between both. Actually, from the enterprise viewpoint, matter and energy are of the
same nature: they are both inputs and outputs of their main value chain process, not
something that is part of them as a constituency asset. This does not preclude specific,
different management approaches to energy and matter streams.
ISA-95 defines the notion of Resource that takes matter and energy as one of them
along with people (person) and machines (role based equipment and physical asset)
that is understandable in the context of ISA-88 and ISA-106.
The de-correlated resource description always appears in the context of an activity:
in-formation gives form to something. In this original sense, information is at the
hearth of the transformation processes seeking a useful outcome: combining matter
and energy carelessly, without any knowledge will move the matter to an equal
entropy state at best while an organized, knowledge based process will produce a
more sophisticated process than the original combination of raw material.

This knowledge – information- is potential as long as it says in peoples and
computers memories, kinetics when it is in action. In the latter case, Information
sticks to the action it make productive by consuming energy unless it is useless or
entropic (can it be negative information?). Said another way: during an industrial
process transformation, the entropy of the blend of incorporated material decreases by
consuming energy, countering the so-called fated entropy increase of the universe.
For this reason, the information dimension appears under the more practical, less
open ended term Process applicable (with some possible confusing broadened
definition) to many elements of resources mobilization quoted with numerous terms
in the standards. For example, ISA-95 part 2 Product definition, Product segment,
Process segment, Production request … correspond to Processes in the meta model.
Spatial view
ISA standards focus on operational aspects of industrial systems, not on their
transformation. Resources are summarily addressed in the context of their
contribution to operations. Processes in ISA standards mainly address operational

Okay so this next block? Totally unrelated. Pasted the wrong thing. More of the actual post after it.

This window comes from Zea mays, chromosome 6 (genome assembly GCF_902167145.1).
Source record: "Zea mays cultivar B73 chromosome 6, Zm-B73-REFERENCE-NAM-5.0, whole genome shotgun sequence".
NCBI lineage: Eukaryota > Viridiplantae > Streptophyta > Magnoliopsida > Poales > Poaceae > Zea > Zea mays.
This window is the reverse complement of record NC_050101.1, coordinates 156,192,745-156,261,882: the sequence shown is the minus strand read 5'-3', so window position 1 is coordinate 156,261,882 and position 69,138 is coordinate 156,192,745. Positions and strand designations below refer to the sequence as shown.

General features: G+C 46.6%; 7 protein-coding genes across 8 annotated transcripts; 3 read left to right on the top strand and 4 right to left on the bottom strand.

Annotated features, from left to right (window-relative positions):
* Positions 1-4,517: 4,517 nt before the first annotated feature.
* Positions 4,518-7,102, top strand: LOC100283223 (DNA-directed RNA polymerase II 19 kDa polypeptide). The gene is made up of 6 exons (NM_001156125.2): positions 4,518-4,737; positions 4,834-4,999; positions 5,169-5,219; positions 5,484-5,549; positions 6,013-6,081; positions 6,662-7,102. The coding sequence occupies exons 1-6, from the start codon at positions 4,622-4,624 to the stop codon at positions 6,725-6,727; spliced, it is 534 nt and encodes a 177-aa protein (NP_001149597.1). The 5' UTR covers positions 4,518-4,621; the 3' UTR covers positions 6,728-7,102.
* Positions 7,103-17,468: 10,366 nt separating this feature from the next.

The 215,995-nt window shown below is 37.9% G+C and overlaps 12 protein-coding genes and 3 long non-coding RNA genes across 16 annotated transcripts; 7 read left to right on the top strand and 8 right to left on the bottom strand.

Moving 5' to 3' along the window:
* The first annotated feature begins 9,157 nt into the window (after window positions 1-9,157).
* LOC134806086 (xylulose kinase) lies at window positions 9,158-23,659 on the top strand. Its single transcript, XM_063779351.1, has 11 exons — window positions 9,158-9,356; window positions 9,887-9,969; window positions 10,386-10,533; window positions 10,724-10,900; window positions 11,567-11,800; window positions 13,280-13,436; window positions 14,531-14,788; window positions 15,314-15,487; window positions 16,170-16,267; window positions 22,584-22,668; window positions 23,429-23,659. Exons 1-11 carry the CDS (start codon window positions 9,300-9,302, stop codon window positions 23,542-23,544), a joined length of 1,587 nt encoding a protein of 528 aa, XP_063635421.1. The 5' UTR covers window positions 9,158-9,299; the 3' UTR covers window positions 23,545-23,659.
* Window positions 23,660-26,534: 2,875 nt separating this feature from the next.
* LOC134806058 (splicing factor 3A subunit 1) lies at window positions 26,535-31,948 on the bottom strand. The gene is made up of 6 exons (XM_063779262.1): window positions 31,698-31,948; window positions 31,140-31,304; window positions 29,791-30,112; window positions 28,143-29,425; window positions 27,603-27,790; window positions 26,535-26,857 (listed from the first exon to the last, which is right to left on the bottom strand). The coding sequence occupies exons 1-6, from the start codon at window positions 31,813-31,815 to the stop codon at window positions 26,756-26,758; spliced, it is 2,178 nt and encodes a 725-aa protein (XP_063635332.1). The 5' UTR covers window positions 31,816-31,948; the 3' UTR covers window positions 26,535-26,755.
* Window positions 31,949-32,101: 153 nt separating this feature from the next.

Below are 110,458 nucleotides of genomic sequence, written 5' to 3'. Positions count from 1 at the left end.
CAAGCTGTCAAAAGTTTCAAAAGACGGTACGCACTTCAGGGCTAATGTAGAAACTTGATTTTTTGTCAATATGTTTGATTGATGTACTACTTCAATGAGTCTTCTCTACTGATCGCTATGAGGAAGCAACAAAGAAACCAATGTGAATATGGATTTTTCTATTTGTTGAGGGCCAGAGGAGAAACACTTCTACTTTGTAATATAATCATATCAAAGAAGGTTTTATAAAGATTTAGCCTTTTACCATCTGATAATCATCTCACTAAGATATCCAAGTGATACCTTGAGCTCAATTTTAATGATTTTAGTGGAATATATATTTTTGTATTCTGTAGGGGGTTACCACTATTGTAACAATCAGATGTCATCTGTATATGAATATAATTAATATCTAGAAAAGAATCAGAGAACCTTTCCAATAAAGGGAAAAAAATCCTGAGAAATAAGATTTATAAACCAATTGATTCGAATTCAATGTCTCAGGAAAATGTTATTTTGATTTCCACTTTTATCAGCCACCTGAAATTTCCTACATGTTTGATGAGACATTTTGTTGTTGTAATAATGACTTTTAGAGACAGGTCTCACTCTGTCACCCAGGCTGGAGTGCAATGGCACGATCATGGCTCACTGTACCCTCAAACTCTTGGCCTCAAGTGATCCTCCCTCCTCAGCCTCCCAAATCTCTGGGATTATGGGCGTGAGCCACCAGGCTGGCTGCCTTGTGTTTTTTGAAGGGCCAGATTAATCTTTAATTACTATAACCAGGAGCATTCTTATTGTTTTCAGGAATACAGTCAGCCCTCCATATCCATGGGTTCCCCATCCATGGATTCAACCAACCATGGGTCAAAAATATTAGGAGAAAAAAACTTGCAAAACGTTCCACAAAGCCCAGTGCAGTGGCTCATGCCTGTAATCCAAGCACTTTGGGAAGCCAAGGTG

activities to fulfil short-term market demand. ISA-88 par 3 goes further by tackling
product design to manufacturing. The spatial view is then limited to the description of
basis physical and informational entities involved in manufacturing.
Time view
From the studied standards, the time representation of the operating system can be
represented as a decisional, functional, behavioural hierarchy of four levels:
Operations Process Management for operational processes, Physical Process
Management and Physical Process Control for management and control of physical
equipment.

5. Spatial view - Resource
Resource meta-model
Only ISA-95 proposes a resource model. Other ISA standards address partial
aspects that are all more extensively defined in ISA-95.
ISA-TR106-01 does not offer a formal model; it only defines an alternate
terminology for ISA-88 concepts.
The resource meta-model presented in the following figure includes the following
sub-classes
- Type corresponds to the ISA-95 canonical model such as Equipment,
Material, Person and other specifics
- Role is a functional classification that allows to allocate resource
quantitatively and qualitatively without naming explicitly the corresponding

resources. It corresponds to ISA-95 class concept in equipment and
personnel resource, or material definition in material resource.
- Category is a complementary classification less constraining that roles to
further adapt resource definition to specific businesses. It corresponds to
ISA-95 Class concept in the material model.
- Context defines the situation the resource is involved :
o Master for out of any context definition
o Usage for qualitative involvement of resources in Definition and
Execution of the knowledge meta-model
o Capability for quantitative instances of resources in the capability